Widowed, financially secure and involved with a married man, forty-three year old Kata yearns for the motherhood she instinctively knows will push her out of personal ambivalence. Though having little in common, Kata befriends Anna, a rebellious teenage girl consigned to a woman's shelter and unaccustomed to anything more than perfunctory charity. In spite of mind games and harsh words, an unlikely bond grows between the two women. Kata's yearning for the clarity of motherhood inadvertently exposes the vulnerability underneath Anna's cynical bad-girl exterior: As their relationship grows, Kata probes the limits of her middle-aged limbo just as Anna resists the suffocation of a youth stripped of hope.
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During this time, Kata develops a friendship with Anna, a teenaged girl with a troubled past who lives at a state run shelter for delinquents and orphans. Kata experiences empathy and fondness for Anna as she reveals the reasons she misbehaved which includes unloving parents who contributed to her despair that led to her acting out. Anna has had a physical relationship with a young man in the village where they live for about a year. The couple want to marry but she is underage and can not get her parents consent. Márta Mészáros provides a deeply sensitive and revealing film in black and white which explores the emotional dilemmas felt by all the characters who are portrayed with stark reality and an honesty seldom found in films. It is no surprise this film won the "Golden Bear" award at the Berlin Film Festival in 1975. Needless to say, the film quietly provides satifactory resolutions to the personal dilemmas with which each character was grappling ... Open dialogue, unexpected realistic acting, deep explorations of complicated emotions make this film an outstanding viewing experience. Erika Borsos [pepper flower]
Kata (Katalin Berek) has been having an affair with Joska (Laszlo Szabo), who is married with children. Kata says she doesn't mind, in fact the two have decided Joska should not get a divorce but, at age 43 Kata decides she wants to have a baby. She knows what Joska's answer will be to her plea to having his baby, but she asks anyway. He of course says no. She is too old to have a child and he doesn't need the added responsibilty. Still Kata is lonely and wants a child.
Kata meets Anna (Gyongyver Vigh) an orphan who has been in instititues since the age of six. The two form a friendship as Anna is looking for a place she and her boyfriend Sandor can meet since they do not have money to buy or rent a place. Kata agrees, she wants the company.
The two form a friendship which seems to resemble a mother-daughter relationship. Perhaps Kata sees herself in the young girl. Maybe she is the daughter she never had. For a film called "Adoption" the movie is actually not about the adoption itself. It doesn't follow Kata going through the adoption process. The movie is really about love. A woman's basic urge to nuture and be a mother.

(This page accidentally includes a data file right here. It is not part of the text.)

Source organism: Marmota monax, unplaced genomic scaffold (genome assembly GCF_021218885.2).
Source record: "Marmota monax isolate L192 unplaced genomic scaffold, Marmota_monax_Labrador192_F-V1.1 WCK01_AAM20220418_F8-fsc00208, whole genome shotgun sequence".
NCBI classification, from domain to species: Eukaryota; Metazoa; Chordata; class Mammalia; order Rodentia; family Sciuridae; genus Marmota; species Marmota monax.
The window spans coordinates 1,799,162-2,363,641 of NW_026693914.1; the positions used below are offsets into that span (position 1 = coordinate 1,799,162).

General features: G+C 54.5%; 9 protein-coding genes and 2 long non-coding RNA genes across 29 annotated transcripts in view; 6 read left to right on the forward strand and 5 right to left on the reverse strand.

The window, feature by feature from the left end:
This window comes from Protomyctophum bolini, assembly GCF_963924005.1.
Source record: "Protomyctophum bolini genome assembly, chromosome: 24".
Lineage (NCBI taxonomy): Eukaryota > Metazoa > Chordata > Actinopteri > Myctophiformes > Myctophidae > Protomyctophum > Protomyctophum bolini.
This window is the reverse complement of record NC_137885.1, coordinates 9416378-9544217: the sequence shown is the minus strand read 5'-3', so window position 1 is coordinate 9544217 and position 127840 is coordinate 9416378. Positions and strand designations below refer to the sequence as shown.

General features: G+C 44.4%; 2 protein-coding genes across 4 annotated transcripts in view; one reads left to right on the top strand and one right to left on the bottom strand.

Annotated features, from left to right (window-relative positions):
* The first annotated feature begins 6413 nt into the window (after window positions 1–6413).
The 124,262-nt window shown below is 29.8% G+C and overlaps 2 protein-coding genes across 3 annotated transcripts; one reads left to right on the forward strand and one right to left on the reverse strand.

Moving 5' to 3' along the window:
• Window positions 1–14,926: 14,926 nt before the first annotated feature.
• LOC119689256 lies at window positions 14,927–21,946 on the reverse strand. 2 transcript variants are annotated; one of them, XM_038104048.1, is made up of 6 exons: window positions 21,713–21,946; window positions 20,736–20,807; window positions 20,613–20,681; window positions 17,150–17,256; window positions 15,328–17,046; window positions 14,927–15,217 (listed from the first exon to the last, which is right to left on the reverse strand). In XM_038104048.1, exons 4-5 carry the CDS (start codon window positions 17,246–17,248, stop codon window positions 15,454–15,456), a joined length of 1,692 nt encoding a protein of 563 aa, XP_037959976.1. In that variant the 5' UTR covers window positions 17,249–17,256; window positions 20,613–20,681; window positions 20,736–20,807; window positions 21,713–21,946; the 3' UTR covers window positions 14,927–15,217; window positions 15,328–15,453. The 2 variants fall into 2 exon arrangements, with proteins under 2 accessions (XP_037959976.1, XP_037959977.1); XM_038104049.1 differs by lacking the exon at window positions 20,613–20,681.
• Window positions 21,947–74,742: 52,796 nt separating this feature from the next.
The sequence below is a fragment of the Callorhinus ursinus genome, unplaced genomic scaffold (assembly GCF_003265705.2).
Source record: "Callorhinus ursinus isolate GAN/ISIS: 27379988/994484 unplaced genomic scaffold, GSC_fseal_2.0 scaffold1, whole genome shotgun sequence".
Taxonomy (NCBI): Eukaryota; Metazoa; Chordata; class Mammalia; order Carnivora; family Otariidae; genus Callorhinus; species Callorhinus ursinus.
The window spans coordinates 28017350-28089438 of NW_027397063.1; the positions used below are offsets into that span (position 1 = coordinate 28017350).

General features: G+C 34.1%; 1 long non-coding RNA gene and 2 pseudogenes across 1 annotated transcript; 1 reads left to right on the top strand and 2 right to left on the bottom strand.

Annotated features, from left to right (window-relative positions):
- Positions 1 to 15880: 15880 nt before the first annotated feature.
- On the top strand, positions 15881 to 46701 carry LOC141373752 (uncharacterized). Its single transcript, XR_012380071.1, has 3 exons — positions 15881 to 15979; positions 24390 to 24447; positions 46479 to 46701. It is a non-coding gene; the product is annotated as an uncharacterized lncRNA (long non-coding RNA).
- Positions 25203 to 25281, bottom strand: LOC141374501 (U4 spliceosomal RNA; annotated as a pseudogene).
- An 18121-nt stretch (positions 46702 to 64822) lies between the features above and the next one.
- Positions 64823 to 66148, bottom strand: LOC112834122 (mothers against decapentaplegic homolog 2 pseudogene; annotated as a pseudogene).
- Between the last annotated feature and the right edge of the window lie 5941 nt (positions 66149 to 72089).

As Kata and Anna's friendship grows Kata discovers Anna would like to marry her boyfriend. So Kata tries to get Anna's parents to consent to the marriage. But, for someone as unstable as Anna, can she truly love? Would marriage be right for someone like her?
There was another Hungarian film made a few years before this one called "Szerelem", which translated into English means love. It was directed by Karoly Makk. There are some comparisons between the films. Both films deal with women relationships. In "Szerelem" it was about a mother and daughter-in-law. Both films are about age. Kata is old enough to be Anna's mother. And finally both films are simply about love. "Szerelem" has elements politics in it. It deals with life in Communist Hungary. "Adoption" doesn't get bogged down in Hungarian politics.
The director, Marta Meszaros may not be as well known as Jansco or Szabo or even Bela Tarr but her films are first rate. She was something of a femminist director. Her movies always revolve around women and women problems, i.e. motherhood, men, dating. But, as a man, I can tell you, these films are not what you would described as "chick flicks". These are engaging human films beautifully acted and wonderfully directed. Meszaros knows how to pace her films. "Adoption" for instance is only 82 minutes. Relatively short but it packs a dramatic wallop. Any more and the film would over stay its welcome and become repetitive.
When released in 1975 "Adoption" won the top prize at the Berlin International Film Festival. Many of Meszaros' films were critical hits. If your interested in Hungarian films or if you are about to watch your first Hungarian film "Adoption" is well worth seeing. Especially if you know little about Hungary's history.
Bottom-line: One of the all time great films of Hungarian cinema. Marta Meszaros' film is accessible to all people. It is a story about love and a women's urge to motherhood.